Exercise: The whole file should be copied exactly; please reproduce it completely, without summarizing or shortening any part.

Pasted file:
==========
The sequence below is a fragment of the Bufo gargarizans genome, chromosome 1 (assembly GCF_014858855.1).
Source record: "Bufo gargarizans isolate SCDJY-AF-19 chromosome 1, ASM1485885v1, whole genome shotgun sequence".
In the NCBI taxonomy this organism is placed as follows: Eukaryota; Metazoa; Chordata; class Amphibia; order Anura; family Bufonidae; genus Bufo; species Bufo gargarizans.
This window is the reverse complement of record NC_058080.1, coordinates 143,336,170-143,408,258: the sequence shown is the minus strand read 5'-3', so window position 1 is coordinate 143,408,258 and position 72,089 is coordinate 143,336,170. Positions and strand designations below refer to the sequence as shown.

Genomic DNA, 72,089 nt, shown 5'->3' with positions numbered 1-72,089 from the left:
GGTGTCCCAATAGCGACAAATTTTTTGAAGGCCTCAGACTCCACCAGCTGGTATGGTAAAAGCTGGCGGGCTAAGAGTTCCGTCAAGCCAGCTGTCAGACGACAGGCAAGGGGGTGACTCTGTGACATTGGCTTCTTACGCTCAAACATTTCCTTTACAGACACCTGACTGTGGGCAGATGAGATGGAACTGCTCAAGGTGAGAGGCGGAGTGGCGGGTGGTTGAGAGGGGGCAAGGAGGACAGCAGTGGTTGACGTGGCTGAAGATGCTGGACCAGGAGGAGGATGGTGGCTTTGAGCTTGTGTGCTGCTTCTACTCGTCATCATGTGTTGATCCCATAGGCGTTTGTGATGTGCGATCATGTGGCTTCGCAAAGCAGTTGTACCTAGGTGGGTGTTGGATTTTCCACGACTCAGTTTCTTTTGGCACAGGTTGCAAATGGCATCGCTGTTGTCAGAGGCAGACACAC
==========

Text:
The sequence below is a fragment of the Bufo gargarizans genome, chromosome 1 (assembly GCF_014858855.1).
Source record: "Bufo gargarizans isolate SCDJY-AF-19 chromosome 1, ASM1485885v1, whole genome shotgun sequence".
In the NCBI taxonomy this organism is placed as follows: Eukaryota; Metazoa; Chordata; class Amphibia; order Anura; family Bufonidae; genus Bufo; species Bufo gargarizans.
This window is the reverse complement of record NC_058080.1, coordinates 143,336,170-143,408,258: the sequence shown is the minus strand read 5'-3', so window position 1 is coordinate 143,408,258 and position 72,089 is coordinate 143,336,170. Positions and strand designations below refer to the sequence as shown.

Genomic DNA, 72,089 nt, shown 5'->3' with positions numbered 1-72,089 from the left:
GGTGTCCCAATAGCGACAAATTTTTTGAAGGCCTCAGACTCCACCAGCTGGTATGGTAAAAGCTGGCGGGCTAAGAGTTCCGTCAAGCCAGCTGTCAGACGACAGGCAAGGGGGTGACTCTGTGACATTGGCTTCTTACGCTCAAACATTTCCTTTACAGACACCTGACTGTGGGCAGATGAGATGGAACTGCTCAAGGTGAGAGGCGGAGTGGCGGGTGGTTGAGAGGGGGCAAGGAGGACAGCAGTGGTTGACGTGGCTGAAGATGCTGGACCAGGAGGAGGATGGTGGCTTTGAGCTTGTGTGCTGCTTCTACTCGTCATCATGTGTTGATCCCATAGGCGTTTGTGATGTGCGATCATGTGGCTTCGCAAAGCAGTTGTACCTAGGTGGGTGTTGGATTTTCCACGACTCAGTTTCTTTTGGCACAGGTTGCAAATGGCATCGCTGTTGTCAGAGGCAGACACAC